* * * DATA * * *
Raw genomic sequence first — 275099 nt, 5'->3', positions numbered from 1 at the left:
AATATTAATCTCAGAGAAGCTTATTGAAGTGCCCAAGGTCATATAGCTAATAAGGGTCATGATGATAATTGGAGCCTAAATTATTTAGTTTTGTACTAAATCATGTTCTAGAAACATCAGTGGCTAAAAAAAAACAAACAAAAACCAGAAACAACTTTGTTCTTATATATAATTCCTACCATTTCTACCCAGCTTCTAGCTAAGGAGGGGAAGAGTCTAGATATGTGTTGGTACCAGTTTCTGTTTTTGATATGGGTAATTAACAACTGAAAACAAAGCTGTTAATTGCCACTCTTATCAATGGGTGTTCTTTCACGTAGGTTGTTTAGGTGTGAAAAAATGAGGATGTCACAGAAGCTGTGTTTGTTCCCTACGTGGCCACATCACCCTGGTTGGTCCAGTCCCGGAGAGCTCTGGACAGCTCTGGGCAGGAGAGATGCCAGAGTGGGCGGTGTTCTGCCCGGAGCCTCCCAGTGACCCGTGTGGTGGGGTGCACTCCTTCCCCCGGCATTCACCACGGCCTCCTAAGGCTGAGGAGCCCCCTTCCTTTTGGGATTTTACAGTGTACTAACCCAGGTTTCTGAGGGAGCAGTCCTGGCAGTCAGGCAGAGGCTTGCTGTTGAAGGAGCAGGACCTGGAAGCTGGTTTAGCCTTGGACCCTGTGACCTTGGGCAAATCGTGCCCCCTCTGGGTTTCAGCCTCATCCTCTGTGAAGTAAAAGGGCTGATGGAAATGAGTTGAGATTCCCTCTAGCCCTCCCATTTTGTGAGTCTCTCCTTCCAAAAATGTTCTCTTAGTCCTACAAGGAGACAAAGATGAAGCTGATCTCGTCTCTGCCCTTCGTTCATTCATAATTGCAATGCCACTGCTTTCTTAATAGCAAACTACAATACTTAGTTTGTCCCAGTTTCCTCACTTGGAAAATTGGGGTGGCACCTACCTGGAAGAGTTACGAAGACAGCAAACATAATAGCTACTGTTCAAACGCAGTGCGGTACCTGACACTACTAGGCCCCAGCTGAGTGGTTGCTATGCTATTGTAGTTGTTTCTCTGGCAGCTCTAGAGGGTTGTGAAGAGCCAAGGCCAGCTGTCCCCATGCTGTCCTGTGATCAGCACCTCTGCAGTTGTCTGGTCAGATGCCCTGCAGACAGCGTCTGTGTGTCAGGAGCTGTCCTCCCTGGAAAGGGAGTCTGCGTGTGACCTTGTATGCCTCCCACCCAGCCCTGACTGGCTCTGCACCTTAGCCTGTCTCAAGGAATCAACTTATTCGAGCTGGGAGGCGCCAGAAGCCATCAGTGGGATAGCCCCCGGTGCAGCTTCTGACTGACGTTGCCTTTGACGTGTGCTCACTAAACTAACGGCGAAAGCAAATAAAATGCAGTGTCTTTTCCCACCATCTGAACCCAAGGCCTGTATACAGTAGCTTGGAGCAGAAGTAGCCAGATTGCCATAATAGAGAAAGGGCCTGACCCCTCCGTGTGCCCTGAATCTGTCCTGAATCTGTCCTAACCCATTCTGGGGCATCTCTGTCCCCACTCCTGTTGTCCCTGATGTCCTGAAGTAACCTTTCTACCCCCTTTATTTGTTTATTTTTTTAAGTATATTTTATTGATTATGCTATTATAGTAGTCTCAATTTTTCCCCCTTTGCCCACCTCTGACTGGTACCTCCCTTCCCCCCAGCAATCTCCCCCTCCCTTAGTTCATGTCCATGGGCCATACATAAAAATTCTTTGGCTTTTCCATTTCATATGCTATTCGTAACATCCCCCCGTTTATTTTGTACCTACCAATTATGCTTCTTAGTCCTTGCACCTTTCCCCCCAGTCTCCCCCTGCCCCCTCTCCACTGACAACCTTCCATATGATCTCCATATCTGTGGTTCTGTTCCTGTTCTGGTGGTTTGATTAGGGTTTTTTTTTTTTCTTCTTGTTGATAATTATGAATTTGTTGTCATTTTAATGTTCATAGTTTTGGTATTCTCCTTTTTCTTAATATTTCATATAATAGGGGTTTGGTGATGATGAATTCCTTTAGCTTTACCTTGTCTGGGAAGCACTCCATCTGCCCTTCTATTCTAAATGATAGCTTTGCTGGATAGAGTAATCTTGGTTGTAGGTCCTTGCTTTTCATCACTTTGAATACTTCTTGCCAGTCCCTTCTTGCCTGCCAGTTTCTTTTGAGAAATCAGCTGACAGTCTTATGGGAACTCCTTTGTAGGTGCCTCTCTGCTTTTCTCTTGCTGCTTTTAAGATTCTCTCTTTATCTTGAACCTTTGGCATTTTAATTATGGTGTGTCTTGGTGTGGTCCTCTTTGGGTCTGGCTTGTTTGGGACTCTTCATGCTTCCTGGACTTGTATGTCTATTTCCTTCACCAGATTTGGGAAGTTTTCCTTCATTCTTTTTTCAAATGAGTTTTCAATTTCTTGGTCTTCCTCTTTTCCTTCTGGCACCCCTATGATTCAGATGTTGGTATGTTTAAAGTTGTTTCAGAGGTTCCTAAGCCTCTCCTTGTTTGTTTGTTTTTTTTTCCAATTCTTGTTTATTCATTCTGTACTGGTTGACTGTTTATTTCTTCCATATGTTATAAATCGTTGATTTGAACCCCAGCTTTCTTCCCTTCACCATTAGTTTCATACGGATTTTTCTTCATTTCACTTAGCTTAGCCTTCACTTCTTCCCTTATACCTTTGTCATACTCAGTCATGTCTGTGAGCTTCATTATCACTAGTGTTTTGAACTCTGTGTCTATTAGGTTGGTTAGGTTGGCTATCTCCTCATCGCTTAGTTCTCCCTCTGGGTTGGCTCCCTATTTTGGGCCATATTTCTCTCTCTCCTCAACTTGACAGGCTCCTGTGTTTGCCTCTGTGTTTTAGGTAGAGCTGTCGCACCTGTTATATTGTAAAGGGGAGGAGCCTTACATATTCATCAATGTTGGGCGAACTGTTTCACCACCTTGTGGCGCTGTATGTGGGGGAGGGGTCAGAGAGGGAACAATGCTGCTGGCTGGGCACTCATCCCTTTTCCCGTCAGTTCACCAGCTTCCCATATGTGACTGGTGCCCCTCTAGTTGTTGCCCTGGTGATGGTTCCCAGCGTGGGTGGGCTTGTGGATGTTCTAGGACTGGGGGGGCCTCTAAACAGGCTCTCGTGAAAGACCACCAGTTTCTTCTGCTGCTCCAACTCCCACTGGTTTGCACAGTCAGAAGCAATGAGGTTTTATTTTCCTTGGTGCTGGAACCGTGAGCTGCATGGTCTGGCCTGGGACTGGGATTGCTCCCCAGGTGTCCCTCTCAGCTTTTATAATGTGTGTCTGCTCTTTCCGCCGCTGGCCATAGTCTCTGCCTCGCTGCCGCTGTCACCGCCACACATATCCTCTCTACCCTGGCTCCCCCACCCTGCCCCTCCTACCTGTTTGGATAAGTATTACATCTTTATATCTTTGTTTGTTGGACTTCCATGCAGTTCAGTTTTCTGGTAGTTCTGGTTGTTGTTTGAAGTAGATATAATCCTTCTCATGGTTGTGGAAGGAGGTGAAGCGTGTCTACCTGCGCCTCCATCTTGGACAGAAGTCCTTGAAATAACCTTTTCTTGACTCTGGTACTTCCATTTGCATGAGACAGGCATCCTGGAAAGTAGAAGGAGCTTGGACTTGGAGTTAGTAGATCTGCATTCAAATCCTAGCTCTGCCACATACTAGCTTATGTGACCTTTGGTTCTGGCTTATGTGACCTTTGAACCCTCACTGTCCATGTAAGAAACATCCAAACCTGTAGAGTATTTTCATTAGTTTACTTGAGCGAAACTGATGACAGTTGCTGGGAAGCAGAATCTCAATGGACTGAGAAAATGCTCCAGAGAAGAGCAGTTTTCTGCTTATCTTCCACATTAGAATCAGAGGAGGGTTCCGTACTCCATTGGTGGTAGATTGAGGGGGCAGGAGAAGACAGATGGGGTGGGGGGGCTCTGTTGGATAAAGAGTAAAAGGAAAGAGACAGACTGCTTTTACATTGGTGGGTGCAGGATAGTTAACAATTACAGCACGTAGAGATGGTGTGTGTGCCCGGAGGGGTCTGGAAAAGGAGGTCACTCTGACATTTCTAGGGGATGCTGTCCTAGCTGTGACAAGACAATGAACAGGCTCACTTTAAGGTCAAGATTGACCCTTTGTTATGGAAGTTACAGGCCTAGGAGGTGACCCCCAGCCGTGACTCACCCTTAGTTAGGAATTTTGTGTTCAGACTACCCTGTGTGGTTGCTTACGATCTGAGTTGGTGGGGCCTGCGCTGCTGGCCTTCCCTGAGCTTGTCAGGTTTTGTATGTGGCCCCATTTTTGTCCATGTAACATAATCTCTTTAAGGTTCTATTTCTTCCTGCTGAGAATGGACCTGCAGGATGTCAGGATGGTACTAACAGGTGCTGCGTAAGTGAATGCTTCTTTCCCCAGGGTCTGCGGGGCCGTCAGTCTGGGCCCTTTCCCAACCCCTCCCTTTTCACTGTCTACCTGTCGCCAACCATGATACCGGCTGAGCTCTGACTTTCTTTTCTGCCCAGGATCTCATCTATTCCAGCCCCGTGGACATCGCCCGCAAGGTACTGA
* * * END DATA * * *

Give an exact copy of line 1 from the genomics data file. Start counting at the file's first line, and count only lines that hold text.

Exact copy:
Raw genomic sequence first — 275099 nt, 5'->3', positions numbered from 1 at the left: